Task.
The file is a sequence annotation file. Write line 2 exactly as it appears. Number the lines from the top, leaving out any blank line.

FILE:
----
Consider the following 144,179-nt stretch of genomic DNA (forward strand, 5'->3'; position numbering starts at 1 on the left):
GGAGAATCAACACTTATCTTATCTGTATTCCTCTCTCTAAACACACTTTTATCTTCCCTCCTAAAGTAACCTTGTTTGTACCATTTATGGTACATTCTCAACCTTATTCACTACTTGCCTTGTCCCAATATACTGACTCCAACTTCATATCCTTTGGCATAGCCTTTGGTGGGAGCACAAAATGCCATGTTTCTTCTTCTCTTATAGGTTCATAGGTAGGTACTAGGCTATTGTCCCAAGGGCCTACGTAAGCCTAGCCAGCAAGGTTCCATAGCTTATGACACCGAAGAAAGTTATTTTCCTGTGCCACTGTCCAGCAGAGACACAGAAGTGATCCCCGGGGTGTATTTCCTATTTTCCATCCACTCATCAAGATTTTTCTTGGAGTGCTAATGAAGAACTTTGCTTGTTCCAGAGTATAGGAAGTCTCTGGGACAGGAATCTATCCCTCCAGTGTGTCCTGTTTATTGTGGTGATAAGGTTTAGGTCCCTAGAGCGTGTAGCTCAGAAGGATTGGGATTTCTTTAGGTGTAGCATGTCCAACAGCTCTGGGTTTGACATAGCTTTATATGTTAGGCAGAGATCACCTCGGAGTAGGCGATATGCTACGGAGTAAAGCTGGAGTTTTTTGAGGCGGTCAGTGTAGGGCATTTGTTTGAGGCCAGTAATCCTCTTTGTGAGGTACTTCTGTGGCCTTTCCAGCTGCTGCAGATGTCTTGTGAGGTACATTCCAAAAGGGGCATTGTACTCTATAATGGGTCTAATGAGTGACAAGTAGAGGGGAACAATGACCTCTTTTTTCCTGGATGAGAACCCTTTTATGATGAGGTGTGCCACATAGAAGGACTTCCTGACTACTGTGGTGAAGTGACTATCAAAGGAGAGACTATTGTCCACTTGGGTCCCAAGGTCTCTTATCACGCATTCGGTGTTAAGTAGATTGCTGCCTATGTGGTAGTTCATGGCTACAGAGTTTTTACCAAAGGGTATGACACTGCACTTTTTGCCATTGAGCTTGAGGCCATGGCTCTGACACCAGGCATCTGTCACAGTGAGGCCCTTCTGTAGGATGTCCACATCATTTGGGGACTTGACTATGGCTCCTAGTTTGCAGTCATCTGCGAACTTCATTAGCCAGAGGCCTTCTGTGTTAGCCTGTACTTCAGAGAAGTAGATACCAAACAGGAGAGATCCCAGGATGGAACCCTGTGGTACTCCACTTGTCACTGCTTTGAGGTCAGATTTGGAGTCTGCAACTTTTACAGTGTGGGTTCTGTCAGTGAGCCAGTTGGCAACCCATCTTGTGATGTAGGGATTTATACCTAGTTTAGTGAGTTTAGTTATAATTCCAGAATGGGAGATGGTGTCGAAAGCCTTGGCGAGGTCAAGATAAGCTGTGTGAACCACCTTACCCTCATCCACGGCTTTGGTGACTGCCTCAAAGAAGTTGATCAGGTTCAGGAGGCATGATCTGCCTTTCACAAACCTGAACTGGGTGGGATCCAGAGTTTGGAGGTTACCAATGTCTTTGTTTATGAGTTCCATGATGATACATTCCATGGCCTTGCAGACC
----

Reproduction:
GGAGAATCAACACTTATCTTATCTGTATTCCTCTCTCTAAACACACTTTTATCTTCCCTCCTAAAGTAACCTTGTTTGTACCATTTATGGTACATTCTCAACCTTATTCACTACTTGCCTTGTCCCAATATACTGACTCCAACTTCATATCCTTTGGCATAGCCTTTGGTGGGAGCACAAAATGCCATGTTTCTTCTTCTCTTATAGGTTCATAGGTAGGTACTAGGCTATTGTCCCAAGGGCCTACGTAAGCCTAGCCAGCAAGGTTCCATAGCTTATGACACCGAAGAAAGTTATTTTCCTGTGCCACTGTCCAGCAGAGACACAGAAGTGATCCCCGGGGTGTATTTCCTATTTTCCATCCACTCATCAAGATTTTTCTTGGAGTGCTAATGAAGAACTTTGCTTGTTCCAGAGTATAGGAAGTCTCTGGGACAGGAATCTATCCCTCCAGTGTGTCCTGTTTATTGTGGTGATAAGGTTTAGGTCCCTAGAGCGTGTAGCTCAGAAGGATTGGGATTTCTTTAGGTGTAGCATGTCCAACAGCTCTGGGTTTGACATAGCTTTATATGTTAGGCAGAGATCACCTCGGAGTAGGCGATATGCTACGGAGTAAAGCTGGAGTTTTTTGAGGCGGTCAGTGTAGGGCATTTGTTTGAGGCCAGTAATCCTCTTTGTGAGGTACTTCTGTGGCCTTTCCAGCTGCTGCAGATGTCTTGTGAGGTACATTCCAAAAGGGGCATTGTACTCTATAATGGGTCTAATGAGTGACAAGTAGAGGGGAACAATGACCTCTTTTTTCCTGGATGAGAACCCTTTTATGATGAGGTGTGCCACATAGAAGGACTTCCTGACTACTGTGGTGAAGTGACTATCAAAGGAGAGACTATTGTCCACTTGGGTCCCAAGGTCTCTTATCACGCATTCGGTGTTAAGTAGATTGCTGCCTATGTGGTAGTTCATGGCTACAGAGTTTTTACCAAAGGGTATGACACTGCACTTTTTGCCATTGAGCTTGAGGCCATGGCTCTGACACCAGGCATCTGTCACAGTGAGGCCCTTCTGTAGGATGTCCACATCATTTGGGGACTTGACTATGGCTCCTAGTTTGCAGTCATCTGCGAACTTCATTAGCCAGAGGCCTTCTGTGTTAGCCTGTACTTCAGAGAAGTAGATACCAAACAGGAGAGATCCCAGGATGGAACCCTGTGGTACTCCACTTGTCACTGCTTTGAGGTCAGATTTGGAGTCTGCAACTTTTACAGTGTGGGTTCTGTCAGTGAGCCAGTTGGCAACCCATCTTGTGATGTAGGGATTTATACCTAGTTTAGTGAGTTTAGTTATAATTCCAGAATGGGAGATGGTGTCGAAAGCCTTGGCGAGGTCAAGATAAGCTGTGTGAACCACCTTACCCTCATCCACGGCTTTGGTGACTGCCTCAAAGAAGTTGATCAGGTTCAGGAGGCATGATCTGCCTTTCACAAACCTGAACTGGGTGGGATCCAGAGTTTGGAGGTTACCAATGTCTTTGTTTATGAGTTCCATGATGATACATTCCATGGCCTTGCAGACC